• How the teacher adjusted the lesson based on informal assessment

(1–2 pages)

D. Evaluate the results of the lesson.

  • Critique the literacy lesson you observed by addressing the following:
  • Success of strategies used
  • Evidence of achievement of learning objectives

(2–3 paragraphs)

Part III: Create a Lesson That Supports Vocabulary, Fluency, Comprehension, and Writing

In Part II, your observation and critique were focused on the first two components of literacy instruction, phonemic awareness and phonics. For this part, you will focus on the other three (fluency, vocabulary, and comprehension) and on emergent writing.

If you are currently teaching in a preschool setting, you may plan your lesson for a small group of children or your whole class. If you are not currently teaching in a preschool setting, identify a group of preschool children for whom to plan a lesson.

Plan

  • With these children in mind, consider the following:
  • Assessment data in the areas fluency, vocabulary, comprehension, and writing
  • Current learning goals and standards
  • Individual strengths and needs
  • Current themes/units
  • Prior literacy lessons
  • Familiarity with specific children’s literature selections
  • What technologies have been used to support literacy learning
  • How instruction has been differentiated for English language learners and children with special needs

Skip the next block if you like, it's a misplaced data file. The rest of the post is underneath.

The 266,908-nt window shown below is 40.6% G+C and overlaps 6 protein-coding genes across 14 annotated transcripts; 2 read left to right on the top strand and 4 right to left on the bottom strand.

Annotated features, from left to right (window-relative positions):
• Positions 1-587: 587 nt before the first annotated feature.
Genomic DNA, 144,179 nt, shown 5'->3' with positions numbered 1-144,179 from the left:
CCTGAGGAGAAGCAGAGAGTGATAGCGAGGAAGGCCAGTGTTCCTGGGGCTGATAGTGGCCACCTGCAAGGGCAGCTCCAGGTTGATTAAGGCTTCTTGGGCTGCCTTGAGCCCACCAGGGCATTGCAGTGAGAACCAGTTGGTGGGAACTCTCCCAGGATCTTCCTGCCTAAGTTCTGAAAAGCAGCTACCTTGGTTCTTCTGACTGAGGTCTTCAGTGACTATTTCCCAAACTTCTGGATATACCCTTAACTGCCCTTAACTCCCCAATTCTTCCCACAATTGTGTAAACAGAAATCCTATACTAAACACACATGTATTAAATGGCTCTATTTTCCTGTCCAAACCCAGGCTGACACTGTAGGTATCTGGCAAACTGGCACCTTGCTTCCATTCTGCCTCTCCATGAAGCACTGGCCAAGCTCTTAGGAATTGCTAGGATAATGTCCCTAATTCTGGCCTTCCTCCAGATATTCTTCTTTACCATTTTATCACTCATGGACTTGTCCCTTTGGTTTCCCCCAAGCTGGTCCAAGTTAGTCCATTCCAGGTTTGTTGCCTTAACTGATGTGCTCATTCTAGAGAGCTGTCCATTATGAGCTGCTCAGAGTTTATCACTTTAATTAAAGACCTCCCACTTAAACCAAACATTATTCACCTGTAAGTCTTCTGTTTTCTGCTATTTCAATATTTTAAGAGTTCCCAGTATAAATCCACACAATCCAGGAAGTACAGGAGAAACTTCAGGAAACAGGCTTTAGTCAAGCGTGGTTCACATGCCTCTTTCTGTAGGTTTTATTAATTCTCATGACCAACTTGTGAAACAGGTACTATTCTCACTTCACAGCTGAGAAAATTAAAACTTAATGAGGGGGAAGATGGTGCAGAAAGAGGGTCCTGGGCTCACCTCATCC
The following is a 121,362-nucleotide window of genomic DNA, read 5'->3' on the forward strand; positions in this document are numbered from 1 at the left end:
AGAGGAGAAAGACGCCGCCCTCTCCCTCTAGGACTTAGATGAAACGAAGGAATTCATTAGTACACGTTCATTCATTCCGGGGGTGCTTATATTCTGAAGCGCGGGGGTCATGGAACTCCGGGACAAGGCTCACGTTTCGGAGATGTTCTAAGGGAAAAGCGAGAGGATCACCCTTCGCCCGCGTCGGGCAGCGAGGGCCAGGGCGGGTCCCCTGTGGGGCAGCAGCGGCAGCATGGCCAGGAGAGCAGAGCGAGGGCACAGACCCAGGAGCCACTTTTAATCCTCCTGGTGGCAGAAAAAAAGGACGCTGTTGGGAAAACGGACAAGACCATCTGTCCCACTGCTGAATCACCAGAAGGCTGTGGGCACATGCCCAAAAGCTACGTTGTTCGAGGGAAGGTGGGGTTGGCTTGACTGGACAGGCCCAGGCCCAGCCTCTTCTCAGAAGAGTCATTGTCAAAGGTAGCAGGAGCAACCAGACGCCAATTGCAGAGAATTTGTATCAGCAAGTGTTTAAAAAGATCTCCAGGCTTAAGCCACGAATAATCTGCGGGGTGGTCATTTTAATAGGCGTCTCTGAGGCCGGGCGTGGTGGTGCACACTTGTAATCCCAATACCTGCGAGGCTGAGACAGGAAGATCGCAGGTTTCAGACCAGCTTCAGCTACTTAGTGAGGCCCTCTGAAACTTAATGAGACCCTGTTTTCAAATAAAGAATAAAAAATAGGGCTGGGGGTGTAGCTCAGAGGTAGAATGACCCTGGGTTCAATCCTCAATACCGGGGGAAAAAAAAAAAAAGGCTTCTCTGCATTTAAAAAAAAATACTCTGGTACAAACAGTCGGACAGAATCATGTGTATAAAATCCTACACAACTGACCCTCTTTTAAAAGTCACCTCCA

• Complete the Lesson Plan Template making sure to fill in all sections except the Reflection section at the bottom of the form.

Implement

Review your lesson plan, and be sure to allow an appropriate length of time for your lesson implementation.During your lesson implementation, look for evidence of whether or not the children are grasping the literacy skills and concepts you’re targeting. Be mindful of the effectiveness of your instructional strategies and materials, making adjustments as needed to maximize learning for all children.

Reflect

  • After implementing the lesson, reflect on your experience and complete the following:
  • Make anecdotal notes on your lesson plan using the comments feature. Note what went well, where you made adjustments, and what you might do differently in the future, and why.
  • Summarize your experience by completing the Reflection section at the bottom of the Lesson Plan Template.

Last Updated on June 9, 2020 by Essay Pro